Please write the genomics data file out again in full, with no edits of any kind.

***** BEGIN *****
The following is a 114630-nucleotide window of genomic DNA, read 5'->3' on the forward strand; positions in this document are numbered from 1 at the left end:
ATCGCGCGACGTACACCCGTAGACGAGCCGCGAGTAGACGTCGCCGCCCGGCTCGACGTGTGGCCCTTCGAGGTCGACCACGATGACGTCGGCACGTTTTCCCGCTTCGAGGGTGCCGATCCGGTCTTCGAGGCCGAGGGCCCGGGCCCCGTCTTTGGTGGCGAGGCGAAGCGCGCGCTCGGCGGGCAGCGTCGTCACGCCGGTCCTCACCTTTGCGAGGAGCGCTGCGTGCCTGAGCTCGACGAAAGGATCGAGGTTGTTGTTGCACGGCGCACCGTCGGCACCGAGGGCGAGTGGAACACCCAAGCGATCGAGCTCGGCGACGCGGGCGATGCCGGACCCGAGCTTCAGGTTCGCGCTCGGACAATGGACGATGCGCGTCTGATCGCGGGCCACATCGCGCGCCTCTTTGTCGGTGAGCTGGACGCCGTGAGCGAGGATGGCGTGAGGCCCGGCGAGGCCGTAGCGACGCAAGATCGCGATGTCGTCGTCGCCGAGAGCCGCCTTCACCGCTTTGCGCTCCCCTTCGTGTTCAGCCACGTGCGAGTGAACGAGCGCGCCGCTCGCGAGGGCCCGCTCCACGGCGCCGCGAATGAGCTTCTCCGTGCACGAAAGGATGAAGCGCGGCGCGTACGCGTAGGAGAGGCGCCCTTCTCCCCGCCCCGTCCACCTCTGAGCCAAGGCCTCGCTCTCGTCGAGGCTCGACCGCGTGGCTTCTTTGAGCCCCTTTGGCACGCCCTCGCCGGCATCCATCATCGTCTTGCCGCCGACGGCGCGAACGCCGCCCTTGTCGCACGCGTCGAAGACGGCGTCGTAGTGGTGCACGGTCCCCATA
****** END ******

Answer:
The following is a 114630-nucleotide window of genomic DNA, read 5'->3' on the forward strand; positions in this document are numbered from 1 at the left end:
ATCGCGCGACGTACACCCGTAGACGAGCCGCGAGTAGACGTCGCCGCCCGGCTCGACGTGTGGCCCTTCGAGGTCGACCACGATGACGTCGGCACGTTTTCCCGCTTCGAGGGTGCCGATCCGGTCTTCGAGGCCGAGGGCCCGGGCCCCGTCTTTGGTGGCGAGGCGAAGCGCGCGCTCGGCGGGCAGCGTCGTCACGCCGGTCCTCACCTTTGCGAGGAGCGCTGCGTGCCTGAGCTCGACGAAAGGATCGAGGTTGTTGTTGCACGGCGCACCGTCGGCACCGAGGGCGAGTGGAACACCCAAGCGATCGAGCTCGGCGACGCGGGCGATGCCGGACCCGAGCTTCAGGTTCGCGCTCGGACAATGGACGATGCGCGTCTGATCGCGGGCCACATCGCGCGCCTCTTTGTCGGTGAGCTGGACGCCGTGAGCGAGGATGGCGTGAGGCCCGGCGAGGCCGTAGCGACGCAAGATCGCGATGTCGTCGTCGCCGAGAGCCGCCTTCACCGCTTTGCGCTCCCCTTCGTGTTCAGCCACGTGCGAGTGAACGAGCGCGCCGCTCGCGAGGGCCCGCTCCACGGCGCCGCGAATGAGCTTCTCCGTGCACGAAAGGATGAAGCGCGGCGCGTACGCGTAGGAGAGGCGCCCTTCTCCCCGCCCCGTCCACCTCTGAGCCAAGGCCTCGCTCTCGTCGAGGCTCGACCGCGTGGCTTCTTTGAGCCCCTTTGGCACGCCCTCGCCGGCATCCATCATCGTCTTGCCGCCGACGGCGCGAACGCCGCCCTTGTCGCACGCGTCGAAGACGGCGTCGTAGTGGTGCACGGTCCCCATA